Domande sulla grammatica inglese
6 messaggi • Pagina 1 di 1
19.06.2012 11:08:34

there is

di PM2
Messaggi: 42
Iscritto il: 10.01.2012 19:43:54
Wenn man spricht über ein Bild, darf man “In the foreground is a boat” sagen? Oder muss man "In the foreground, there is a boat“ sagen?

Danke im Voraus.

20.06.2012 15:14:46

Re: there is

di folletto
Messaggi: 1605
Iscritto il: 20.03.2011 15:03:37
Hi PM2,

ich bin zwar kein englischer Muttersprachler, aber ich kann mich an eine ähnliche Diskussion erinnern.

Wenn dies zu einer Bildbeschreibung gehört, ist es vollkommen in Ordnung zu sagen:
In the foreground is a boat
Das hört sich nicht so fürchterlich formal an und stellt eine Verbindung zwischen Bild und Betrachter her.

Grammatikalisch korrekt, so wie wir es alle in der Schule gelernt haben ist allerdings:
In the foreground there is a boat (ohne Komma!)

Schöner wäre vielleicht sosgar noch die Satzstellung:
There is a boat in the foreground.

To make a long story short: Als Überschrift oder als Bildunterschrift oder als Beschreibung ist es in Ordnung, das 'there' zu vernachlässigen. In Schriftstücken, die korrekt abgefasst werden müssen, sollte man es schreiben / sagen.

Ich bin gespannt auf die Kommentare der englischen Muttersprachler.


Wer eine Fremdsprache lernt, zieht den Hut vor einer anderen Nation.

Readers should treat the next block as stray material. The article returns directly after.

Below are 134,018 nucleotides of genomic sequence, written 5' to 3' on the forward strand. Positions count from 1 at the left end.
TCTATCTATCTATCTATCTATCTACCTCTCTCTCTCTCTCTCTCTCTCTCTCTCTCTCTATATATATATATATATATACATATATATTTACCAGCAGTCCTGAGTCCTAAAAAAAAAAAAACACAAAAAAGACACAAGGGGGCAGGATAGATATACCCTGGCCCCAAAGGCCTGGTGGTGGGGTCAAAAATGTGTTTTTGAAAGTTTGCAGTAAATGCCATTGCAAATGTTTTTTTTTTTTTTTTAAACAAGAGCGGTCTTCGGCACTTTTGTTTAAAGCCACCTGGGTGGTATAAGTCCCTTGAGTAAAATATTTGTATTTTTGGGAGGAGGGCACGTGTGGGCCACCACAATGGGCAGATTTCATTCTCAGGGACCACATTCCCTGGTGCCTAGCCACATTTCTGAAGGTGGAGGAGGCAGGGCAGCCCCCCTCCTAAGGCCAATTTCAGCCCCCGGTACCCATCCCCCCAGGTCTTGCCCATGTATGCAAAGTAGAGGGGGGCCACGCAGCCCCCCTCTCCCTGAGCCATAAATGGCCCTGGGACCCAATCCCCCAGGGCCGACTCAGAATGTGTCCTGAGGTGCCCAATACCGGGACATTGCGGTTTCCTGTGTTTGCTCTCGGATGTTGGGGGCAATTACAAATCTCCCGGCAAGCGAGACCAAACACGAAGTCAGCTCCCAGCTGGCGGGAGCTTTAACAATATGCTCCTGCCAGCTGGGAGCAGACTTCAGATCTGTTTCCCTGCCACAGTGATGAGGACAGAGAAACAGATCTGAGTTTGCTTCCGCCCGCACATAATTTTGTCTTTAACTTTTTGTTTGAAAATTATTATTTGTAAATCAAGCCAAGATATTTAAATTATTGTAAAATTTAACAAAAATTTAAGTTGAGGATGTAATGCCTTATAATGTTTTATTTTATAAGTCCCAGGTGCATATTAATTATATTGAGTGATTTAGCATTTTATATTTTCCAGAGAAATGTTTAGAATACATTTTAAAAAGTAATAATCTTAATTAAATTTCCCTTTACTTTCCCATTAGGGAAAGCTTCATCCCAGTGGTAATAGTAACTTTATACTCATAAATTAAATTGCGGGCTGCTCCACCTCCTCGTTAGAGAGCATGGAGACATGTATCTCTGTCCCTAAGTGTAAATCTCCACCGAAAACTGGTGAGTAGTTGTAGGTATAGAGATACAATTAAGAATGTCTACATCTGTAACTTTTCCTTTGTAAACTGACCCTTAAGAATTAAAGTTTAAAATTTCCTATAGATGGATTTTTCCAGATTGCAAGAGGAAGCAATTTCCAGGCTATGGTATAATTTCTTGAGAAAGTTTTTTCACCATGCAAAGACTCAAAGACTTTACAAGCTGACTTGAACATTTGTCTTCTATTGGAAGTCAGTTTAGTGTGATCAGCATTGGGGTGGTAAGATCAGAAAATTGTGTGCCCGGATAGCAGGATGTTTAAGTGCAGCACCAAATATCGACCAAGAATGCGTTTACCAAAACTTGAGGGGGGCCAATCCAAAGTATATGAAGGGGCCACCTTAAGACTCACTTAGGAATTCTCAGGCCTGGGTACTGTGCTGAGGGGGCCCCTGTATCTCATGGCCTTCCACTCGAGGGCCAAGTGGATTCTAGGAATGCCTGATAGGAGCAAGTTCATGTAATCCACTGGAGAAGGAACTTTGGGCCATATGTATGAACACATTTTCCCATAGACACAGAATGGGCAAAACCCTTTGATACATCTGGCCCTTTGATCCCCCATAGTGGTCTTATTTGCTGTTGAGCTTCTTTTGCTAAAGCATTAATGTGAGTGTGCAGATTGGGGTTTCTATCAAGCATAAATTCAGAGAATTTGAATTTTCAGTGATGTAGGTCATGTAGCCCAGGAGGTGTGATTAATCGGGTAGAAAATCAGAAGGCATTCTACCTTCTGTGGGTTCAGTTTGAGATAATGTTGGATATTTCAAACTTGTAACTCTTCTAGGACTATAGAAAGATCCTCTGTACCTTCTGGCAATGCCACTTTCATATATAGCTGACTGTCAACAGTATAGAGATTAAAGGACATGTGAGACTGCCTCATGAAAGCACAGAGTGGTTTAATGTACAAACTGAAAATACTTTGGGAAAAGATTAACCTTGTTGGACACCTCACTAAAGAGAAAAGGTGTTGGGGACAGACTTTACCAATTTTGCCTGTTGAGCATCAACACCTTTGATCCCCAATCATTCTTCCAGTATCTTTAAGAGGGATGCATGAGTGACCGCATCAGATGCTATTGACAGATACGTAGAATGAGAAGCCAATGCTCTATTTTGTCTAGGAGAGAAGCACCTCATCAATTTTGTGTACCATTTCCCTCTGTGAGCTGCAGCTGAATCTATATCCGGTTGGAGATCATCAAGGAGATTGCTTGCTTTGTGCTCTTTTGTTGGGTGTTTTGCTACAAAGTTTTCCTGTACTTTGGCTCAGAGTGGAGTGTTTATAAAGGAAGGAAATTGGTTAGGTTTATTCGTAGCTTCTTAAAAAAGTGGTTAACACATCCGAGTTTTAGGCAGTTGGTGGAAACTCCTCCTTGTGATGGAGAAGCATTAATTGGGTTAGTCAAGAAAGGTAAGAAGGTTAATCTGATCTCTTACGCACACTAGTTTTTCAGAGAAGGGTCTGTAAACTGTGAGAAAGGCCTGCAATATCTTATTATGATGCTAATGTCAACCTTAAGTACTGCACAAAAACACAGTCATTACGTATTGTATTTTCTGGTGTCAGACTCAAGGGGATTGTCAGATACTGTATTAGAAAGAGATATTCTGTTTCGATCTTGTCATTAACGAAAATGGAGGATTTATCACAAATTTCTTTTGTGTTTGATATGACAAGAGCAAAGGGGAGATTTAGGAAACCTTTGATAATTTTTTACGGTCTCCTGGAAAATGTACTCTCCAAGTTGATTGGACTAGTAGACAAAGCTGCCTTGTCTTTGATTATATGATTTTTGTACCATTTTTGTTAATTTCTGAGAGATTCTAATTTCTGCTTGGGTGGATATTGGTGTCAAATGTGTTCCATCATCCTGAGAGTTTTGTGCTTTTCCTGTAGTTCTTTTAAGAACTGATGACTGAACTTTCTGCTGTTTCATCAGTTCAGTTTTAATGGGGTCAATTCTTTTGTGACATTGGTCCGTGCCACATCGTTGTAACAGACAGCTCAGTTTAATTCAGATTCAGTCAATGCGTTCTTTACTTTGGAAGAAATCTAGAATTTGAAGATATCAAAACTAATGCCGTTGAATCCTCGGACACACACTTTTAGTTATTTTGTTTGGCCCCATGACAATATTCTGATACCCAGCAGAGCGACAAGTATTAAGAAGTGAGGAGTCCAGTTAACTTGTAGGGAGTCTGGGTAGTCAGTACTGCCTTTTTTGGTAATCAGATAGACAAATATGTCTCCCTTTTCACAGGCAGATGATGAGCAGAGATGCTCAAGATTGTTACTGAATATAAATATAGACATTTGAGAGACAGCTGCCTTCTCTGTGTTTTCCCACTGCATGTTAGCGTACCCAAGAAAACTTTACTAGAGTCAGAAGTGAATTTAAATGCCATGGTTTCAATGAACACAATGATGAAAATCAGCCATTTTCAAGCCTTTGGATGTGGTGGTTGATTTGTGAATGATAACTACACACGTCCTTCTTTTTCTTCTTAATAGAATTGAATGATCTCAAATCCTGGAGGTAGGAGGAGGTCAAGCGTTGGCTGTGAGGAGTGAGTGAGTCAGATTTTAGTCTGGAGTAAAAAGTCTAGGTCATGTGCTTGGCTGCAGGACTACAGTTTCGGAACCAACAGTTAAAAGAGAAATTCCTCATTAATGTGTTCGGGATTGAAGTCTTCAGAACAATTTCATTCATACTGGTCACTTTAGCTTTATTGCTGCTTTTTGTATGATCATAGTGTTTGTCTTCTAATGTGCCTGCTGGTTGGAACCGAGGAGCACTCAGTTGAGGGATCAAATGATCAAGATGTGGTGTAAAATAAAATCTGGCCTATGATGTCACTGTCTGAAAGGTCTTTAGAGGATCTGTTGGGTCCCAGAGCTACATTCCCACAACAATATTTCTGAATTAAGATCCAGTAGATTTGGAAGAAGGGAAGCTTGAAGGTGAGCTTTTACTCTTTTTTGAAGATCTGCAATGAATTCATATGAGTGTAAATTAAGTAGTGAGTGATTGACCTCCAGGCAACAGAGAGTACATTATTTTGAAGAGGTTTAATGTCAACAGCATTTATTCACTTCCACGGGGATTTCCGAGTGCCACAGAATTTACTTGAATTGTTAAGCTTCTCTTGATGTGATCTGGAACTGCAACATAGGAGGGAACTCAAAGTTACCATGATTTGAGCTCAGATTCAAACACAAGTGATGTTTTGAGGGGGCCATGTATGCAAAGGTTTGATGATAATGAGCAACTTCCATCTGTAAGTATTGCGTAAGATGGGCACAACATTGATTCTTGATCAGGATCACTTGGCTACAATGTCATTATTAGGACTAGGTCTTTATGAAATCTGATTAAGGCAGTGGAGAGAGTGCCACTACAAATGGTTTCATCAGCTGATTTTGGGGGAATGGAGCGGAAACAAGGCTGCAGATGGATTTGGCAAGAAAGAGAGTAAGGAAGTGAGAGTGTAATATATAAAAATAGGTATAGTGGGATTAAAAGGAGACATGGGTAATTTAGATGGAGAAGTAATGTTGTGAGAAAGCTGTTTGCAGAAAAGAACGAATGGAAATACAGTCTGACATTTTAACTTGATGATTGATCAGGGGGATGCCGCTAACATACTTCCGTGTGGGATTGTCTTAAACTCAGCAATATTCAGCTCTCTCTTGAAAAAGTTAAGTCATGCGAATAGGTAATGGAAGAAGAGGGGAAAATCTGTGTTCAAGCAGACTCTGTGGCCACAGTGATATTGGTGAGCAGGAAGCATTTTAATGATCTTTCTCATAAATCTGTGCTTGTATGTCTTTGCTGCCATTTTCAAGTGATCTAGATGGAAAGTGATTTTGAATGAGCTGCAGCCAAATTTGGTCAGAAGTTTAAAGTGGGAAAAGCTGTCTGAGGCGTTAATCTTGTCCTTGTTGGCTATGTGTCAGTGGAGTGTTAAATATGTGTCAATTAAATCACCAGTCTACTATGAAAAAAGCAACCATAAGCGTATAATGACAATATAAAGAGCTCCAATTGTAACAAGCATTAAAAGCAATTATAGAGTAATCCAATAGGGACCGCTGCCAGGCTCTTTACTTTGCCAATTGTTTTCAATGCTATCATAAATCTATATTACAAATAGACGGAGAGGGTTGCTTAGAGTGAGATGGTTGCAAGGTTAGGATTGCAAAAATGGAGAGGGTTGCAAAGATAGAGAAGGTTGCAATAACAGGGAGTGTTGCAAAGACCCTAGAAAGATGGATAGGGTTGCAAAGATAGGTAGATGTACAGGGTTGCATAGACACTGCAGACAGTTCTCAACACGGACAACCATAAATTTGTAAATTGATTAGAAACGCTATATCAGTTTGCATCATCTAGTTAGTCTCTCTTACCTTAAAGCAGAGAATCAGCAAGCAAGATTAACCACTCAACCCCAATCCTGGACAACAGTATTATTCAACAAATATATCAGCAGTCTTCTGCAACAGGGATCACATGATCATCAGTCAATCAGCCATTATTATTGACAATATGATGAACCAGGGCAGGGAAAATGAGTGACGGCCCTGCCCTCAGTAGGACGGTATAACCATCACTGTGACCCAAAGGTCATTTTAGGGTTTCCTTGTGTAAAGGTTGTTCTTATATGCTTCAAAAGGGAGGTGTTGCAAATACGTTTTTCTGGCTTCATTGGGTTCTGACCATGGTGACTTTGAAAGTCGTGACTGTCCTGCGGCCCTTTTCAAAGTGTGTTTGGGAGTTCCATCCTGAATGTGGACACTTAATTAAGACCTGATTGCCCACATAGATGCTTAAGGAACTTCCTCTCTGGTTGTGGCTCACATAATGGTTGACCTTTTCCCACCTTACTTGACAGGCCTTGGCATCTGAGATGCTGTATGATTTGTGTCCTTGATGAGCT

Martin Kessel
20.06.2012 16:41:31

Re: there is

di fredbär
Messaggi: 361
Iscritto il: 02.10.2011 09:59:52

I’d say both are ok. The ‘there’ isn’t necessary.

If you look for ‘existential there’ in your Grammar book (or Google?) then you should be able to find a better explanation than I could give.



How charmed I am when I overhear a German word which I understand! - Mark Twain
26.06.2012 12:02:16

in the foreground is

di [PONS] yakyuyama
Messaggi: 306
Iscritto il: 16.12.2011 12:45:19
Hey PM2,

Here's another example of "in the foreground is..."

29.06.2012 11:47:11

Re: there is

di [PONS] Ponsomime
Messaggi: 139
Iscritto il: 07.10.2011 15:13:24

In the section called “Existential sentences with initial space adjuncts” (don’t you just love grammar!?! ;) ), my grammar book (Quirk’s Comprehensive Grammar) uses the example;

“In the garden there stood a sundial.”

and explains that;

“Since the place adverbial, In the garden, provides in itself the condition enabling us to position the subject after the verb, there is no grammatical requirement for there to be present:

In the garden stood a sundial.”

Hope that helps,

29.06.2012 18:52:39

Re: there is

di Ospite
Both are correct. Which you use depends on the context of why you are saying these words.

"It's a picture of an almighty storm brewing at sea. In the foreground is a boat heading into harbour, out of the storm."

"It's a seascape. In the foreground, there is/there's a boat at anchor, and in the background, there is/there's a lighthouse on a promontory."

The use:
"There is a boat in the foreground." in
"It's a seascape. There is/there's a boat at anchor In the foreground, and there is/there's a lighthouse on a promontory in the background."

...we don't get the message about 'foregound' until the end of the clause, so we think the picture is solely about "a boat at anchor" - which turns out to be only part of the seascape.

6 messaggi • Pagina 1 di 1

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